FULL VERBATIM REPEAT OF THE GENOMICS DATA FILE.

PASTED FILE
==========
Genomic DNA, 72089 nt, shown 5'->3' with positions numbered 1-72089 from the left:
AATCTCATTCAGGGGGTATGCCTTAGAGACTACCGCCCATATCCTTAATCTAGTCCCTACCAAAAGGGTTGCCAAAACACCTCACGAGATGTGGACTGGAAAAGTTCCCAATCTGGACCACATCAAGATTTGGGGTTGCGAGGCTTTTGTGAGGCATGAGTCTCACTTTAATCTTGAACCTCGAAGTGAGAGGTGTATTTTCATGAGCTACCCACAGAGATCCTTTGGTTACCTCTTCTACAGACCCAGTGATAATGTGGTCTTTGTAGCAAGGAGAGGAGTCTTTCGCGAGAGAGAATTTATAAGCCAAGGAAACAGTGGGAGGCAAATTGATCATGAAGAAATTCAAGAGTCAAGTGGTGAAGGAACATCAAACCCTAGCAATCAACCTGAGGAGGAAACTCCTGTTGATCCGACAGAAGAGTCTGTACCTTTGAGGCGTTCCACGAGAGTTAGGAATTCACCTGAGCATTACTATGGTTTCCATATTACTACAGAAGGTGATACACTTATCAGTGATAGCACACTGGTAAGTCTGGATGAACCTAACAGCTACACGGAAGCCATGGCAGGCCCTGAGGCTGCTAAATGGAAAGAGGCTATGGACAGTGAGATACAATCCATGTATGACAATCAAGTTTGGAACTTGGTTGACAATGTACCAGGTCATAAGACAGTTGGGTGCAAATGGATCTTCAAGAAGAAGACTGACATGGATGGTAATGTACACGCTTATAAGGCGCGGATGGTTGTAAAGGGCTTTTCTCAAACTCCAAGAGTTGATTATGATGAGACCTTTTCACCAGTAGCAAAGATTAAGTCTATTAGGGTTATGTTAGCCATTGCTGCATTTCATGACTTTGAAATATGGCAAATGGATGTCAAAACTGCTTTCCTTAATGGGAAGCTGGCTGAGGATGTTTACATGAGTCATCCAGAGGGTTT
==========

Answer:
Genomic DNA, 72089 nt, shown 5'->3' with positions numbered 1-72089 from the left:
AATCTCATTCAGGGGGTATGCCTTAGAGACTACCGCCCATATCCTTAATCTAGTCCCTACCAAAAGGGTTGCCAAAACACCTCACGAGATGTGGACTGGAAAAGTTCCCAATCTGGACCACATCAAGATTTGGGGTTGCGAGGCTTTTGTGAGGCATGAGTCTCACTTTAATCTTGAACCTCGAAGTGAGAGGTGTATTTTCATGAGCTACCCACAGAGATCCTTTGGTTACCTCTTCTACAGACCCAGTGATAATGTGGTCTTTGTAGCAAGGAGAGGAGTCTTTCGCGAGAGAGAATTTATAAGCCAAGGAAACAGTGGGAGGCAAATTGATCATGAAGAAATTCAAGAGTCAAGTGGTGAAGGAACATCAAACCCTAGCAATCAACCTGAGGAGGAAACTCCTGTTGATCCGACAGAAGAGTCTGTACCTTTGAGGCGTTCCACGAGAGTTAGGAATTCACCTGAGCATTACTATGGTTTCCATATTACTACAGAAGGTGATACACTTATCAGTGATAGCACACTGGTAAGTCTGGATGAACCTAACAGCTACACGGAAGCCATGGCAGGCCCTGAGGCTGCTAAATGGAAAGAGGCTATGGACAGTGAGATACAATCCATGTATGACAATCAAGTTTGGAACTTGGTTGACAATGTACCAGGTCATAAGACAGTTGGGTGCAAATGGATCTTCAAGAAGAAGACTGACATGGATGGTAATGTACACGCTTATAAGGCGCGGATGGTTGTAAAGGGCTTTTCTCAAACTCCAAGAGTTGATTATGATGAGACCTTTTCACCAGTAGCAAAGATTAAGTCTATTAGGGTTATGTTAGCCATTGCTGCATTTCATGACTTTGAAATATGGCAAATGGATGTCAAAACTGCTTTCCTTAATGGGAAGCTGGCTGAGGATGTTTACATGAGTCATCCAGAGGGTTT